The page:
INTERVIEW: Rooney’s Robert Schwartzman chats tour, ‘The Unicorn’ and music and film balance!

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Robert Schwartzman is a man who wears many hats. Be it writing the sunny tunes of Rooney to directing films, with the newest being ‘The Unicorn’ that drops early 2019. Music making as well as involvement with films has been part of his creative journey for almost twenty years and his love for both is clear in our interview. Last Friday, I met up with Schwartzman when Rooney was in town at Brighton Music Hall to talk everything from the current tour to integrating music with the films he directs to trying to balance all of his pursuits.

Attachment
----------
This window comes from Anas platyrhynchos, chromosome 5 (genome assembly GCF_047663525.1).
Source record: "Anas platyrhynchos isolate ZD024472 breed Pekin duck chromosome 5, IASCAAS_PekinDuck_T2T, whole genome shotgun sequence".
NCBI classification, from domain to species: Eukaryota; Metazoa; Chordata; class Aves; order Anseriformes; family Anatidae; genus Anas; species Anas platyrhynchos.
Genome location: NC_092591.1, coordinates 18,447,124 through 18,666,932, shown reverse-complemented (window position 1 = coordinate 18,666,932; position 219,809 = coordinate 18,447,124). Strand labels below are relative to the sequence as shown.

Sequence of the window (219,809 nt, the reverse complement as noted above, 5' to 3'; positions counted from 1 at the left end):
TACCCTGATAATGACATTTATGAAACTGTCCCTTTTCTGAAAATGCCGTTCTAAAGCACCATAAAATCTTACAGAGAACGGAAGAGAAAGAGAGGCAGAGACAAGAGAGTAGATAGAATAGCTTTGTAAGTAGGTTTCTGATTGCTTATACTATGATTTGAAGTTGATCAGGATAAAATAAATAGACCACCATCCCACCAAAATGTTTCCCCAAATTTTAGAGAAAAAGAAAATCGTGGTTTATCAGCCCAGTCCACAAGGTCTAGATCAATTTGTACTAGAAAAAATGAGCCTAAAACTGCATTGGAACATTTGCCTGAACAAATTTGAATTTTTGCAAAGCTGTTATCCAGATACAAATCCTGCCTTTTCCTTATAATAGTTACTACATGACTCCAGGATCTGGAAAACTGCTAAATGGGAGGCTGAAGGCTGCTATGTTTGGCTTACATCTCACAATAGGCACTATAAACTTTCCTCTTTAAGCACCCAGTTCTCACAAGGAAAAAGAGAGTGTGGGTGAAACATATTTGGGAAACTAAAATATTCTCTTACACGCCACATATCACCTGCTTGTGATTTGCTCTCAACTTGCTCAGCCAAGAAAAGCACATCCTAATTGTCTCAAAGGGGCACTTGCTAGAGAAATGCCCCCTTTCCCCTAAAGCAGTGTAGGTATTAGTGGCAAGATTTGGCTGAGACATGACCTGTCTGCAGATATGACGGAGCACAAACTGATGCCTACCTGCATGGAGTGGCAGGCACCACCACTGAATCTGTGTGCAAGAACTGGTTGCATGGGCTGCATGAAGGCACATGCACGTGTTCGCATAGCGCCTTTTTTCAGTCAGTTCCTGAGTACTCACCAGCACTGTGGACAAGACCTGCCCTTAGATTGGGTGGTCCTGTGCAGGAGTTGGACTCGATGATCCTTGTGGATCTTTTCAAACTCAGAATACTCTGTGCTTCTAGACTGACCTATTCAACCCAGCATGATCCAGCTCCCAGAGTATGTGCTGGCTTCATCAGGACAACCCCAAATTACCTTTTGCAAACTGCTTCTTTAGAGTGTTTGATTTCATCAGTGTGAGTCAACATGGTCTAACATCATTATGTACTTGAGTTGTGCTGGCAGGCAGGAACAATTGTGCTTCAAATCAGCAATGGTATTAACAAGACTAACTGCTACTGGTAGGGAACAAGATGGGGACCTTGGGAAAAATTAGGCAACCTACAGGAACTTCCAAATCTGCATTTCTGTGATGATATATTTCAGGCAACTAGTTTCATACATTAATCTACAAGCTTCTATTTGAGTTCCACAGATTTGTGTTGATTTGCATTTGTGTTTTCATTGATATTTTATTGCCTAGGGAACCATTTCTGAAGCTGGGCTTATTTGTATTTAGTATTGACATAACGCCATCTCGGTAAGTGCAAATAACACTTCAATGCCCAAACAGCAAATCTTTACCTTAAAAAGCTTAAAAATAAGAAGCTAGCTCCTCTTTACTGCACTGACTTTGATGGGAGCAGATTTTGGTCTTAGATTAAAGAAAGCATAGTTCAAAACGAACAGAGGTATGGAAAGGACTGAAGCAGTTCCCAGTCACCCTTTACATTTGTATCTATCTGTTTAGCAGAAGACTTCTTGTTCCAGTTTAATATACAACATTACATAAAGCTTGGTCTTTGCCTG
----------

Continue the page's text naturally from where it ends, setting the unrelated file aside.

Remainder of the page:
With 2016 being the first release for Rooney without the dudes that had been with Schwartzman since the beginning, it is something he still makes a priority and it can be seen with the release of his new single ‘Do You Believe’ that just came out a few weeks ago. With his tour just coming to a close the other night, the band will still be active with new tracks being released as well as potentially a new LP in a year or two but for a sure look into what he’s been keeping busy with, enjoy our interview below!

You are almost at the end of this tour. You’ve been doing Rooney for so long with obviously other pursuits. Going into this tour, I know I heard you sound checking with some older songs, what has been your plans for these sets?